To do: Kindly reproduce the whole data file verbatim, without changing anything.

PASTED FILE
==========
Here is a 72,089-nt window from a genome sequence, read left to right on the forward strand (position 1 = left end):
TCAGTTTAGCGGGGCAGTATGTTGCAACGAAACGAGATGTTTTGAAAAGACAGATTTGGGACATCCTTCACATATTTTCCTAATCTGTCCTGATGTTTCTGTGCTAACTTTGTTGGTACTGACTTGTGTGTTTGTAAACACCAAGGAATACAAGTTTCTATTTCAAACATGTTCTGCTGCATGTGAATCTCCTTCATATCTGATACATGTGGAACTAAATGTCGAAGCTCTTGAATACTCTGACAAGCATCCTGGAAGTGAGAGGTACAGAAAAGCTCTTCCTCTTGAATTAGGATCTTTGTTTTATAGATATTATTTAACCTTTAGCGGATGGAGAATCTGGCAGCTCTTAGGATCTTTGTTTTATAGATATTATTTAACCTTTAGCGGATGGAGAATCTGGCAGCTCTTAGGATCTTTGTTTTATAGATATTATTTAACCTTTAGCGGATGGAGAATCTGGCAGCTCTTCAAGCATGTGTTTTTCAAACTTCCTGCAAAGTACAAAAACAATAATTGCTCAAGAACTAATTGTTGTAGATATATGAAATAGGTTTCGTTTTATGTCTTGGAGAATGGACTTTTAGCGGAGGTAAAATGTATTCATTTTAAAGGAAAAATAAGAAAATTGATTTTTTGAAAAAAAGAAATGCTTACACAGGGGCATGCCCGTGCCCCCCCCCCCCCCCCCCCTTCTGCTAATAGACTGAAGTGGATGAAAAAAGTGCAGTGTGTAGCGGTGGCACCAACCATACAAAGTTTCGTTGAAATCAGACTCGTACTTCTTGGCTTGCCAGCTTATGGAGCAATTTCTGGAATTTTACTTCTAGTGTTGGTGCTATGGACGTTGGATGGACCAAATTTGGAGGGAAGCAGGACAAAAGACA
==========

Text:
Here is a 72,089-nt window from a genome sequence, read left to right on the forward strand (position 1 = left end):
TCAGTTTAGCGGGGCAGTATGTTGCAACGAAACGAGATGTTTTGAAAAGACAGATTTGGGACATCCTTCACATATTTTCCTAATCTGTCCTGATGTTTCTGTGCTAACTTTGTTGGTACTGACTTGTGTGTTTGTAAACACCAAGGAATACAAGTTTCTATTTCAAACATGTTCTGCTGCATGTGAATCTCCTTCATATCTGATACATGTGGAACTAAATGTCGAAGCTCTTGAATACTCTGACAAGCATCCTGGAAGTGAGAGGTACAGAAAAGCTCTTCCTCTTGAATTAGGATCTTTGTTTTATAGATATTATTTAACCTTTAGCGGATGGAGAATCTGGCAGCTCTTAGGATCTTTGTTTTATAGATATTATTTAACCTTTAGCGGATGGAGAATCTGGCAGCTCTTAGGATCTTTGTTTTATAGATATTATTTAACCTTTAGCGGATGGAGAATCTGGCAGCTCTTCAAGCATGTGTTTTTCAAACTTCCTGCAAAGTACAAAAACAATAATTGCTCAAGAACTAATTGTTGTAGATATATGAAATAGGTTTCGTTTTATGTCTTGGAGAATGGACTTTTAGCGGAGGTAAAATGTATTCATTTTAAAGGAAAAATAAGAAAATTGATTTTTTGAAAAAAAGAAATGCTTACACAGGGGCATGCCCGTGCCCCCCCCCCCCCCCCCCCTTCTGCTAATAGACTGAAGTGGATGAAAAAAGTGCAGTGTGTAGCGGTGGCACCAACCATACAAAGTTTCGTTGAAATCAGACTCGTACTTCTTGGCTTGCCAGCTTATGGAGCAATTTCTGGAATTTTACTTCTAGTGTTGGTGCTATGGACGTTGGATGGACCAAATTTGGAGGGAAGCAGGACAAAAGACA